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Lincoln mask mandate coming back as COVID-19 cases soar
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Lincoln mask mandate coming back as COVID-19 cases soar

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Nebraska hospital leaders warned Monday that the state's health systems are getting hammered by rising COVID numbers and staffing shortages.

LINCOLN — With COVID-19 cases soaring and local hospitals strained, city officials announced Friday that they are bringing back Lincoln’s mask mandate.

The mandate, which requires face coverings in all indoor public settings, will take effect Saturday and extend through Feb. 11.

Lancaster County had a mask mandate throughout the fall, but officials let it expire on Dec. 23, saying at the time that vaccination rates were high and there were more tools available to prevent and treat the disease.

But that was before the omicron wave hit locally. The highly contagious variant has led to soaring case counts. Lancaster County had nearly 2,900 cases last week, a pandemic record for a single week, and as of Friday morning had already recorded 3,000 cases this week.

Even though the omicron variant has been shown to cause milder disease, the sheer number of cases is leading to more hospitalizations. On Tuesday, there were 142 COVID-19 patients in Lincoln hospitals, the highest number since December 2020. Numbers have declined slightly since then but remain at their highest levels in a year.

Bryan Health on Thursday said it’s been instituting many of its crisis care practices for several months now, including repurposing space, limiting elective surgeries and turning down many transfer requests.

Bryan also said it was seeing a number of cases of COVID-19 among staff members, although thanks to the fact that nearly all of them are vaccinated, there have as of yet been no serious cases.

“Our hospital and others across the state are severely taxed,” the health system said in a statement. “We are seeing accelerating numbers of COVID-19 infections and hospitalizations as the omicron variant spreads unyieldingly across our state.”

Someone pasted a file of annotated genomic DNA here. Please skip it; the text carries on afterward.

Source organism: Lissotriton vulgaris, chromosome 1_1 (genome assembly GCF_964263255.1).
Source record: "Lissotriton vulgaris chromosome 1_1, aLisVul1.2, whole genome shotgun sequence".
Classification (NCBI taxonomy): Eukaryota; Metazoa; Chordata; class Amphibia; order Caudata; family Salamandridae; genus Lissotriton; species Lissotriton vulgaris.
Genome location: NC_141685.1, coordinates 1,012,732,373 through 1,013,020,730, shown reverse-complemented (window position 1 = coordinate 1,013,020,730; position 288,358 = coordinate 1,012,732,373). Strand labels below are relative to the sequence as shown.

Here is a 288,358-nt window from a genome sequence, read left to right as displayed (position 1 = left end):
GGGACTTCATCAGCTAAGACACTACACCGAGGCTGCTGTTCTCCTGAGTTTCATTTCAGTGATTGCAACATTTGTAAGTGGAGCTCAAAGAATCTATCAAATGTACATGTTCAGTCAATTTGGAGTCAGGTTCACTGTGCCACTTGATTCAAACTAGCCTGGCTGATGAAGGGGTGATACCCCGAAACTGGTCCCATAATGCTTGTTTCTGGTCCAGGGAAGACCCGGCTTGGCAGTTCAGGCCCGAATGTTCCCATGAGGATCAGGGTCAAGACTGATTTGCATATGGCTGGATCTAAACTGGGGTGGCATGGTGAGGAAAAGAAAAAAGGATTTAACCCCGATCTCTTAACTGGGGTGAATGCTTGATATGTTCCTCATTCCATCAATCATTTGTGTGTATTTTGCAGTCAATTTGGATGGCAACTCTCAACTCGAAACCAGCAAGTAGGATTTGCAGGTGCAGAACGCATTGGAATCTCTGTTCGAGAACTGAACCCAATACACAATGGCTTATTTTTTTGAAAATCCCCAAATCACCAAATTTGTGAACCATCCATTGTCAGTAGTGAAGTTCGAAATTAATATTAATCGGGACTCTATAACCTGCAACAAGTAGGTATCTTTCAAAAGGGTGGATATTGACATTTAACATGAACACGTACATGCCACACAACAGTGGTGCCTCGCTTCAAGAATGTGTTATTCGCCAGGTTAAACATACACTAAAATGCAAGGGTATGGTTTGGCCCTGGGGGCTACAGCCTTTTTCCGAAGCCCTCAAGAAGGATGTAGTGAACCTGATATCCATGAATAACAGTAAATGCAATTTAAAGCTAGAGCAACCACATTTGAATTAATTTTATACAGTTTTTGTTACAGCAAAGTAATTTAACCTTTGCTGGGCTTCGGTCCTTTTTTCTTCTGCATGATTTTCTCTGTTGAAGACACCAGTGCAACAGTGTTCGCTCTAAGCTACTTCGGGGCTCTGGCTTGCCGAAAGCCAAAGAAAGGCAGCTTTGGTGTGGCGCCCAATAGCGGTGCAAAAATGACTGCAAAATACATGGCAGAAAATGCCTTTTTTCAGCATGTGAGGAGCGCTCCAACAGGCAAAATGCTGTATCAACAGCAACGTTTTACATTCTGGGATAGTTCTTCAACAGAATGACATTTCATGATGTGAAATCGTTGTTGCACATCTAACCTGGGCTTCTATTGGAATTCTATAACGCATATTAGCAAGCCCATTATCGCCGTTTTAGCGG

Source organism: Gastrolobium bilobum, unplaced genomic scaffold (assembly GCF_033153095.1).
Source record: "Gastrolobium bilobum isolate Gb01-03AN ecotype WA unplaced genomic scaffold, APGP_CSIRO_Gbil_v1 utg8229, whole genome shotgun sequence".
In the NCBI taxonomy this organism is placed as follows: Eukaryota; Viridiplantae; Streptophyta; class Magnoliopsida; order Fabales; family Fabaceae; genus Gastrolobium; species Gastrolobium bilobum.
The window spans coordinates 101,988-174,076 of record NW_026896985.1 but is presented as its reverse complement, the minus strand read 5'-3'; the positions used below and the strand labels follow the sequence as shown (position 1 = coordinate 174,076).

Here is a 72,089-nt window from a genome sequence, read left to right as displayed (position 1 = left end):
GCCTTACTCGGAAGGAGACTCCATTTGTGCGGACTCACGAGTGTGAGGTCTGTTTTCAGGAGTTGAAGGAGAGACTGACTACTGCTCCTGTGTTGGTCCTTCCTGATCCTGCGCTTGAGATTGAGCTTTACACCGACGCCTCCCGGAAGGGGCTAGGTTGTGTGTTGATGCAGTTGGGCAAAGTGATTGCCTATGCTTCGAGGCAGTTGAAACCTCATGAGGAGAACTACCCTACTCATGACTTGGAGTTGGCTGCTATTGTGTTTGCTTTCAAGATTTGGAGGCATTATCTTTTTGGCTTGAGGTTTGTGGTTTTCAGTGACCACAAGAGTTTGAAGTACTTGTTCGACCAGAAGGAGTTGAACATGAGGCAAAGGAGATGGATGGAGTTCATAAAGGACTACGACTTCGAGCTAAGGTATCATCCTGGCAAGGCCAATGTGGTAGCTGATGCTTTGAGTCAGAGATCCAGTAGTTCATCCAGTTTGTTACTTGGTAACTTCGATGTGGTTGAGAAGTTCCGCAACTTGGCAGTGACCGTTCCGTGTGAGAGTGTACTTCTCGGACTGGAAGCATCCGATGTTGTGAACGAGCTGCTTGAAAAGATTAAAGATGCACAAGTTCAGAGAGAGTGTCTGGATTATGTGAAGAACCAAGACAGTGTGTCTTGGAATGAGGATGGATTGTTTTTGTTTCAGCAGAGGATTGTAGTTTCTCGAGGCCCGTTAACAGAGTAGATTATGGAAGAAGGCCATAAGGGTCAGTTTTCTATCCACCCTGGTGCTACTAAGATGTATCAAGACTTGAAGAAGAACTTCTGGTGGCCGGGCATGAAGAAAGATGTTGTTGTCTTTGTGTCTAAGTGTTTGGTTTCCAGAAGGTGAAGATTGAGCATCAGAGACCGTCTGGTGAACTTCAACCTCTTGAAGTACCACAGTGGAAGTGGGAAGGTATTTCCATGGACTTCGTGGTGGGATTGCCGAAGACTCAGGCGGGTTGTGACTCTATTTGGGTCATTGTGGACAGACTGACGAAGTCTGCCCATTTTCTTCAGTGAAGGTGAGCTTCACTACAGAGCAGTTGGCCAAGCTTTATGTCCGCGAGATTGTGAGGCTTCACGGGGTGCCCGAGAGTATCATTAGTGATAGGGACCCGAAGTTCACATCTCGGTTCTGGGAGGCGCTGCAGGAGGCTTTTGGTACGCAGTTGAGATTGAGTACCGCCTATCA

CHI Health said it had not yet moved to crisis standards of care at its hospitals, but interim CEO Jeanette Wojtalewicz said its hospitals are “stretched thin,” with increasing patient loads at the same time large numbers of staff are out either because they have COVID-19 or are quarantining because of an exposure. As of Thursday, that number was 389 employees.

The reinstatement of a countywide mask mandate comes just days after Douglas County Health Director Lindsay Huse instituted one for the City of Omaha. Douglas County’s Health Department does not have the same powers as the Lincoln-Lancaster County Health Department under state law, and on Thursday, Attorney General Doug Peterson filed a lawsuit seeking to block the Omaha mandate.

City and county officials, including Omaha Mayor Jean Stothert, who opposes the mask mandate, have said Huse does have the authority to institute a mandate under the city’s municipal code. In implementing the temporary mandate, Huse cited an “astronomical spike in cases” that is threatening to overwhelm already strained hospitals and health care workers.

Omaha’s mandate will remain in effect until a judge rules otherwise or until Huse deems it no longer necessary. A hearing on the mandate is scheduled in Douglas County District Court for Jan. 24.


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